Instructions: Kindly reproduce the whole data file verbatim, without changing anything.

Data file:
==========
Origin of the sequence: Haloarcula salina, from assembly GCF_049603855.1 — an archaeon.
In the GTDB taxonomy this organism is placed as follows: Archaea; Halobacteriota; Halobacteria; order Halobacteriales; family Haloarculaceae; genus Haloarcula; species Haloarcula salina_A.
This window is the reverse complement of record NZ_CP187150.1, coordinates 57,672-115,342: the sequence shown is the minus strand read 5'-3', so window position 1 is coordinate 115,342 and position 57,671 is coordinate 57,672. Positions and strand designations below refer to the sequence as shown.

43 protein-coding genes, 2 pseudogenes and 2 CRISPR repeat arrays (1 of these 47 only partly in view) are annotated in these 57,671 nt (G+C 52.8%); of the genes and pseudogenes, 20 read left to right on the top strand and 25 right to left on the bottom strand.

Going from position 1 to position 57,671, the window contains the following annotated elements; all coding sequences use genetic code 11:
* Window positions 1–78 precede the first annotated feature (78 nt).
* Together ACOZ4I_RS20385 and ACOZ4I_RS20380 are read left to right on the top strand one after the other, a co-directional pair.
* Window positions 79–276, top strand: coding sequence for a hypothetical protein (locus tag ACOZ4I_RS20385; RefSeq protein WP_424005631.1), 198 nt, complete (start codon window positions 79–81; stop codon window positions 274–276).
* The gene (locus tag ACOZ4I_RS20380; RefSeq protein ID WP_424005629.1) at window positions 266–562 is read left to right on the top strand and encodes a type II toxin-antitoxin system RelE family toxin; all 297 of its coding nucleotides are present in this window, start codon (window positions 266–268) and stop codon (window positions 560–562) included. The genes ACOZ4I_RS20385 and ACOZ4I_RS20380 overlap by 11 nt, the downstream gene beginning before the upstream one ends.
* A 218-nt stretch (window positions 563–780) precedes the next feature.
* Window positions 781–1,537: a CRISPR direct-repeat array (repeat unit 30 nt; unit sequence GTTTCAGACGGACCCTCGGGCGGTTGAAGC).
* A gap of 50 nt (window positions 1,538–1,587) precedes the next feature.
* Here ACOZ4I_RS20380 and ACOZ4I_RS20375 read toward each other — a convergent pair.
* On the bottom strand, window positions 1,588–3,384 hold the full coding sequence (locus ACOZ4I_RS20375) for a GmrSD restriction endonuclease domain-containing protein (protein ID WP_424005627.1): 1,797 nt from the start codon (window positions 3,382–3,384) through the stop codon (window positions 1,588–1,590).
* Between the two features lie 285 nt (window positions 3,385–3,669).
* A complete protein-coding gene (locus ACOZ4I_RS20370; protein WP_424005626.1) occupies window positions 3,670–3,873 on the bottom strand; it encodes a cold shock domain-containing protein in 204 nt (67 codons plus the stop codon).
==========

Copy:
Origin of the sequence: Haloarcula salina, from assembly GCF_049603855.1 — an archaeon.
In the GTDB taxonomy this organism is placed as follows: Archaea; Halobacteriota; Halobacteria; order Halobacteriales; family Haloarculaceae; genus Haloarcula; species Haloarcula salina_A.
This window is the reverse complement of record NZ_CP187150.1, coordinates 57,672-115,342: the sequence shown is the minus strand read 5'-3', so window position 1 is coordinate 115,342 and position 57,671 is coordinate 57,672. Positions and strand designations below refer to the sequence as shown.

43 protein-coding genes, 2 pseudogenes and 2 CRISPR repeat arrays (1 of these 47 only partly in view) are annotated in these 57,671 nt (G+C 52.8%); of the genes and pseudogenes, 20 read left to right on the top strand and 25 right to left on the bottom strand.

Going from position 1 to position 57,671, the window contains the following annotated elements; all coding sequences use genetic code 11:
* Window positions 1–78 precede the first annotated feature (78 nt).
* Together ACOZ4I_RS20385 and ACOZ4I_RS20380 are read left to right on the top strand one after the other, a co-directional pair.
* Window positions 79–276, top strand: coding sequence for a hypothetical protein (locus tag ACOZ4I_RS20385; RefSeq protein WP_424005631.1), 198 nt, complete (start codon window positions 79–81; stop codon window positions 274–276).
* The gene (locus tag ACOZ4I_RS20380; RefSeq protein ID WP_424005629.1) at window positions 266–562 is read left to right on the top strand and encodes a type II toxin-antitoxin system RelE family toxin; all 297 of its coding nucleotides are present in this window, start codon (window positions 266–268) and stop codon (window positions 560–562) included. The genes ACOZ4I_RS20385 and ACOZ4I_RS20380 overlap by 11 nt, the downstream gene beginning before the upstream one ends.
* A 218-nt stretch (window positions 563–780) precedes the next feature.
* Window positions 781–1,537: a CRISPR direct-repeat array (repeat unit 30 nt; unit sequence GTTTCAGACGGACCCTCGGGCGGTTGAAGC).
* A gap of 50 nt (window positions 1,538–1,587) precedes the next feature.
* Here ACOZ4I_RS20380 and ACOZ4I_RS20375 read toward each other — a convergent pair.
* On the bottom strand, window positions 1,588–3,384 hold the full coding sequence (locus ACOZ4I_RS20375) for a GmrSD restriction endonuclease domain-containing protein (protein ID WP_424005627.1): 1,797 nt from the start codon (window positions 3,382–3,384) through the stop codon (window positions 1,588–1,590).
* Between the two features lie 285 nt (window positions 3,385–3,669).
* A complete protein-coding gene (locus ACOZ4I_RS20370; protein WP_424005626.1) occupies window positions 3,670–3,873 on the bottom strand; it encodes a cold shock domain-containing protein in 204 nt (67 codons plus the stop codon).